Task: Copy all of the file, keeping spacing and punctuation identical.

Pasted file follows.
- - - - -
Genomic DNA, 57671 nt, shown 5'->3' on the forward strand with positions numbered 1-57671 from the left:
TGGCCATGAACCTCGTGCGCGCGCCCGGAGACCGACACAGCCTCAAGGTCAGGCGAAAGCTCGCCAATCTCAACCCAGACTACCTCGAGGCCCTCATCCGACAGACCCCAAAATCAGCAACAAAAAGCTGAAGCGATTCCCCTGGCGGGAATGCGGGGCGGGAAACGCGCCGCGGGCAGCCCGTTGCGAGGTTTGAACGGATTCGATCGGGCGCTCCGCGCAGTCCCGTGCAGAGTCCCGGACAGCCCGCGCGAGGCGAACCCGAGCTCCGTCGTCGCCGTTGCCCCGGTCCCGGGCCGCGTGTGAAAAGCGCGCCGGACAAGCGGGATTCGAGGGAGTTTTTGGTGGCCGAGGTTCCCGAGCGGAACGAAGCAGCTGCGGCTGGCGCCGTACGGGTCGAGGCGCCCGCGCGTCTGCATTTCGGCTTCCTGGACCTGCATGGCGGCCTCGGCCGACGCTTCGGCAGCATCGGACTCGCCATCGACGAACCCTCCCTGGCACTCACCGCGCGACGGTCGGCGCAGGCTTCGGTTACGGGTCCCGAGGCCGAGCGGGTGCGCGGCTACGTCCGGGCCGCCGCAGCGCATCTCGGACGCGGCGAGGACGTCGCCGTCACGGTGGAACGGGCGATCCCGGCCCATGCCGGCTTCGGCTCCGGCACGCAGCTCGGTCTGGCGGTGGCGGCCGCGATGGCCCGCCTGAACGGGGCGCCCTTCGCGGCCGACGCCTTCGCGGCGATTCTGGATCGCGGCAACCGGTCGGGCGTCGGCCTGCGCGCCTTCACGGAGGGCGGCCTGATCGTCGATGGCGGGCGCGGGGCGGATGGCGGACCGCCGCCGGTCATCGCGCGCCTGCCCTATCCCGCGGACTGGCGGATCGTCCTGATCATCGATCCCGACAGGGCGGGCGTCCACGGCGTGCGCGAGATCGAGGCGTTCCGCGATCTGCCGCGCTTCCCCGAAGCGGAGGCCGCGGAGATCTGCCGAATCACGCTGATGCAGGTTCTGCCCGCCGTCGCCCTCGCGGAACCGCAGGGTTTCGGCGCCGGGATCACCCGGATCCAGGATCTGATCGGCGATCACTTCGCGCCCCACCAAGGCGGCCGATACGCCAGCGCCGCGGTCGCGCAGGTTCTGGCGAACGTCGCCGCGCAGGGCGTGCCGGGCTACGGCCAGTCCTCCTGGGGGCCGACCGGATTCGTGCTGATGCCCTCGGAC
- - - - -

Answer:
Genomic DNA, 57671 nt, shown 5'->3' on the forward strand with positions numbered 1-57671 from the left:
TGGCCATGAACCTCGTGCGCGCGCCCGGAGACCGACACAGCCTCAAGGTCAGGCGAAAGCTCGCCAATCTCAACCCAGACTACCTCGAGGCCCTCATCCGACAGACCCCAAAATCAGCAACAAAAAGCTGAAGCGATTCCCCTGGCGGGAATGCGGGGCGGGAAACGCGCCGCGGGCAGCCCGTTGCGAGGTTTGAACGGATTCGATCGGGCGCTCCGCGCAGTCCCGTGCAGAGTCCCGGACAGCCCGCGCGAGGCGAACCCGAGCTCCGTCGTCGCCGTTGCCCCGGTCCCGGGCCGCGTGTGAAAAGCGCGCCGGACAAGCGGGATTCGAGGGAGTTTTTGGTGGCCGAGGTTCCCGAGCGGAACGAAGCAGCTGCGGCTGGCGCCGTACGGGTCGAGGCGCCCGCGCGTCTGCATTTCGGCTTCCTGGACCTGCATGGCGGCCTCGGCCGACGCTTCGGCAGCATCGGACTCGCCATCGACGAACCCTCCCTGGCACTCACCGCGCGACGGTCGGCGCAGGCTTCGGTTACGGGTCCCGAGGCCGAGCGGGTGCGCGGCTACGTCCGGGCCGCCGCAGCGCATCTCGGACGCGGCGAGGACGTCGCCGTCACGGTGGAACGGGCGATCCCGGCCCATGCCGGCTTCGGCTCCGGCACGCAGCTCGGTCTGGCGGTGGCGGCCGCGATGGCCCGCCTGAACGGGGCGCCCTTCGCGGCCGACGCCTTCGCGGCGATTCTGGATCGCGGCAACCGGTCGGGCGTCGGCCTGCGCGCCTTCACGGAGGGCGGCCTGATCGTCGATGGCGGGCGCGGGGCGGATGGCGGACCGCCGCCGGTCATCGCGCGCCTGCCCTATCCCGCGGACTGGCGGATCGTCCTGATCATCGATCCCGACAGGGCGGGCGTCCACGGCGTGCGCGAGATCGAGGCGTTCCGCGATCTGCCGCGCTTCCCCGAAGCGGAGGCCGCGGAGATCTGCCGAATCACGCTGATGCAGGTTCTGCCCGCCGTCGCCCTCGCGGAACCGCAGGGTTTCGGCGCCGGGATCACCCGGATCCAGGATCTGATCGGCGATCACTTCGCGCCCCACCAAGGCGGCCGATACGCCAGCGCCGCGGTCGCGCAGGTTCTGGCGAACGTCGCCGCGCAGGGCGTGCCGGGCTACGGCCAGTCCTCCTGGGGGCCGACCGGATTCGTGCTGATGCCCTCGGAC